We developed and tested a strategy for combining TES and IASI free-tropospheric ozone data. A time series of the merged ozone data is presented for regional monthly means over the western US, Europe, and eastern Asia. We show that free-tropospheric ozone over Europe and the western US has remained relatively constant over the past decade but that, contrary to expectations, ozone over Asia in recent years does not continue the rapid rate of increase observed from 2004–2010.
Matthieu Pommier, Cathy Clerbaux, Pierre-François Coheur, Emmanuel Mahieu, Jean-François Müller, Clare Paton-Walsh, Trissevgeni Stavrakou, and Corinne Vigouroux
Atmos. Chem. Phys., 16, 8963–8981,Short summary
This work presents for the first time 7 years of formic acid (HCOOH) measurements recorded by the satellite instrument, IASI. The comparison of the data set with ground-based FTIR measurements and a CTM shows the interannual and the seasonal variation are well captured. Global distributions are provided, highlighting the long-range transport of tropospheric HCOOH over the oceans and the detection of source regions e.g. over India, USA, and Africa.
Dejian Fu, Kevin W. Bowman, Helen M. Worden, Vijay Natraj, John R. Worden, Shanshan Yu, Pepijn Veefkind, Ilse Aben, Jochen Landgraf, Larrabee Strow, and Yong Han
Atmos. Meas. Tech., 9, 2567–2579,
Sarah A. Strode, Helen M. Worden, Megan Damon, Anne R. Douglass, Bryan N. Duncan, Louisa K. Emmons, Jean-Francois Lamarque, Michael Manyin, Luke D. Oman, Jose M. Rodriguez, Susan E. Strahan, and Simone Tilmes
Atmos. Chem. Phys., 16, 7285–7294,Short summary
We use global models to interpret trends in MOPITT observations of CO. Simulations with time-dependent emissions reproduce the observed trends over the eastern USA and Europe, suggesting that the emissions are reasonable for these regions. The simulations produce a positive trend over eastern China, contrary to the observed negative trend. This may indicate that the assumed emission trend over China is too positive. However, large variability in the overhead ozone column also contributes.
Catherine Wespes, Daniel Hurtmans, Louisa K. Emmons, Sarah Safieddine, Cathy Clerbaux, David P. Edwards, and Pierre-François Coheur
Atmos. Chem. Phys., 16, 5721–5743,Short summary
In this paper, we assess how daily ozone measurements from the Infrared Atmospheric Sounding Interferometer (IASI/MetOp) can contribute to the analyses of the processes driving O3 variability in the troposphere and the stratosphere with a set of parameterized geophysical variables, and we demonstrate the added value of IASI exceptional frequency sampling for monitoring medium- to long-term changes in global ozone concentrations in the future.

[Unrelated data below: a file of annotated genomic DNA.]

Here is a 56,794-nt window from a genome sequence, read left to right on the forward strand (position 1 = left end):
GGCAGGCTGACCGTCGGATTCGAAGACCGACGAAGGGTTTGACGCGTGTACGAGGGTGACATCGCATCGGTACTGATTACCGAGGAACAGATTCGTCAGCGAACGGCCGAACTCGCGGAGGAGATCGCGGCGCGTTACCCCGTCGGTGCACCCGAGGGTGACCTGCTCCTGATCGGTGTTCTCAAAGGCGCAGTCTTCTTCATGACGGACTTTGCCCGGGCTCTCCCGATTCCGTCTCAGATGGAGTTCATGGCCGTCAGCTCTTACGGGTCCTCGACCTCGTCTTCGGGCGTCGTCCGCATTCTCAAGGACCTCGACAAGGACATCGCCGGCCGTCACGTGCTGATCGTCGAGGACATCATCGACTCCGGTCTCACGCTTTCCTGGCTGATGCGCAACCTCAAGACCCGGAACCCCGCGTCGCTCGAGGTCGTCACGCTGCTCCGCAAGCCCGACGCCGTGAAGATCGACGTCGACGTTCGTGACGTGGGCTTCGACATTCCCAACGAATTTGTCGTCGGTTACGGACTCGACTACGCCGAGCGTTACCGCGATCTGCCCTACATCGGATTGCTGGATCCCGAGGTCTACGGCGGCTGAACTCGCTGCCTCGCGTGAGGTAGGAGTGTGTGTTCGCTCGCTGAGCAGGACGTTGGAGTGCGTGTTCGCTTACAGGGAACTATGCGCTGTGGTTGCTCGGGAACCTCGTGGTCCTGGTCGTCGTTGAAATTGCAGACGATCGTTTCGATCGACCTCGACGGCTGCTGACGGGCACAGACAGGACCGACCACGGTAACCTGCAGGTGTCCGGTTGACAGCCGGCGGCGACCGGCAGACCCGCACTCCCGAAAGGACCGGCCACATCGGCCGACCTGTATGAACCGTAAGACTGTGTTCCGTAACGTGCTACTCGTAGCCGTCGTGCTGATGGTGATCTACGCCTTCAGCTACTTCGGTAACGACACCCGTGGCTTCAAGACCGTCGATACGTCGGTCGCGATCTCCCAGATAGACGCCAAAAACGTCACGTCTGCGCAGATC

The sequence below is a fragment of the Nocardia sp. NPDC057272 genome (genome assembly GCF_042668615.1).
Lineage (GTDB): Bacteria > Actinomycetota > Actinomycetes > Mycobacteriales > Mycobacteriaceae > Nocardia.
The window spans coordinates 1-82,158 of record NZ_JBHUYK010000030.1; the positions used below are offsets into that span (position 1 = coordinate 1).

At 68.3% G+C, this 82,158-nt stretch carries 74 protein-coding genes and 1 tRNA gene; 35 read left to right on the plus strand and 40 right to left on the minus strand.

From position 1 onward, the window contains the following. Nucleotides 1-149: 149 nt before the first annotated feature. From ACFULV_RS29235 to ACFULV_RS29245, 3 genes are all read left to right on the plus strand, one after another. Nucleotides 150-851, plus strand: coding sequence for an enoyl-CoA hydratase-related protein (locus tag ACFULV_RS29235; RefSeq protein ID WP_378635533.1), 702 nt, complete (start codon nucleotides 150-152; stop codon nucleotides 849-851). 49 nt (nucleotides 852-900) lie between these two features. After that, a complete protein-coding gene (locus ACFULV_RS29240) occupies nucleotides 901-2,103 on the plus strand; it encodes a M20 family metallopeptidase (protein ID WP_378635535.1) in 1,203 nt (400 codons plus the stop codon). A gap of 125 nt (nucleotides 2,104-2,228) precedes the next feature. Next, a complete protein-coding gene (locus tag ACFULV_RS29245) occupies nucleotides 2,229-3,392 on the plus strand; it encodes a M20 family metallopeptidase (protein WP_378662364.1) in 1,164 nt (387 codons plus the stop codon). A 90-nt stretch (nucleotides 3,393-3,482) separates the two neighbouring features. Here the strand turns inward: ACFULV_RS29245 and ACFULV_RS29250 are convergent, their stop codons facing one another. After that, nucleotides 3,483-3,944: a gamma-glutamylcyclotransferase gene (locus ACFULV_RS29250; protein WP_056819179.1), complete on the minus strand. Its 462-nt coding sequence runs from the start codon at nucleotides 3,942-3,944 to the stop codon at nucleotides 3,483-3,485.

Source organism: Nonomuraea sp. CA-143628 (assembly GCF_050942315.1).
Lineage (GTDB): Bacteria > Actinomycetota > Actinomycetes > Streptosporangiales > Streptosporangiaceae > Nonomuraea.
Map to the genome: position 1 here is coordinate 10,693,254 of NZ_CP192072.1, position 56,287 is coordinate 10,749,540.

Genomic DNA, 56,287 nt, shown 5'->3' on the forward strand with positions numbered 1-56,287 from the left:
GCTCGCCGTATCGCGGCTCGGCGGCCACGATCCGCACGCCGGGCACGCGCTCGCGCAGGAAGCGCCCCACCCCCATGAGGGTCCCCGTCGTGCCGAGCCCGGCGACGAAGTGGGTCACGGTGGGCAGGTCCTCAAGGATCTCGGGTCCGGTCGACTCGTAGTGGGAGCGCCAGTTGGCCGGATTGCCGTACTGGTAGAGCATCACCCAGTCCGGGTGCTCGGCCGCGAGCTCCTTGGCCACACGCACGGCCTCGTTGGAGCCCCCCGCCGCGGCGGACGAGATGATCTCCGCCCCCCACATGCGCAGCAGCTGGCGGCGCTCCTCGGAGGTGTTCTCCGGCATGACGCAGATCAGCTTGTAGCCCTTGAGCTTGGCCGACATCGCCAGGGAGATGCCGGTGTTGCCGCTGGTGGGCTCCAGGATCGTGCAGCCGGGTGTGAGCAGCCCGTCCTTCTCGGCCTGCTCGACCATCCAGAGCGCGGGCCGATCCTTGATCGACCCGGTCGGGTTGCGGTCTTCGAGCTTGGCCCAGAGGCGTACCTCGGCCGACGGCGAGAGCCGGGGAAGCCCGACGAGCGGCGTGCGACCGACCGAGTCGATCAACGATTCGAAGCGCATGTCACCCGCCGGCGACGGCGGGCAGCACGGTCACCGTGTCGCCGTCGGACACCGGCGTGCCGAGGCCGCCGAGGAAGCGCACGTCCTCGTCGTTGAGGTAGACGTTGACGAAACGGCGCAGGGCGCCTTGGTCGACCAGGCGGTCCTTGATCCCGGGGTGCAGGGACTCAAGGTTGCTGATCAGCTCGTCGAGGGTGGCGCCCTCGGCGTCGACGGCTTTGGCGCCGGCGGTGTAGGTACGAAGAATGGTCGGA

Dimitris Balis, Maria-Elissavet Koukouli, Nikolaos Siomos, Spyridon Dimopoulos, Lucia Mona, Gelsomina Pappalardo, Franco Marenco, Lieven Clarisse, Lucy J. Ventress, Elisa Carboni, Roy G. Grainger, Ping Wang, Gijsbert Tilstra, Ronald van der A, Nicolas Theys, and Claus Zehner
Atmos. Chem. Phys., 16, 5705–5720,Short summary
The ESA-funded SACS-2 and SMASH projects developed and improved dedicated satellite-derived ash plume and sulfur dioxide level assessments. These estimates were validated using ground-based and aircraft lidar measurements. The validation results are promising for most satellite products and are within the estimated uncertainties of each of the comparative data sets. The IASI data show a better consistency concerning the ash optical depth and ash layer height.
Sophie Bauduin, Lieven Clarisse, Juliette Hadji-Lazaro, Nicolas Theys, Cathy Clerbaux, and Pierre-François Coheur
Atmos. Meas. Tech., 9, 721–740,Short summary
The paper presents the development of a new retrieval scheme to infer near-surface sulfur dioxide (SO2) concentrations at a global scale from the Infrared Atmospheric Sounding Interferometer (IASI). It demonstrates the capability of such an instrument to globally monitor anthropogenic SO2 pollution in the case of favourable geophysical conditions, especially high thermal contrast and low humidity.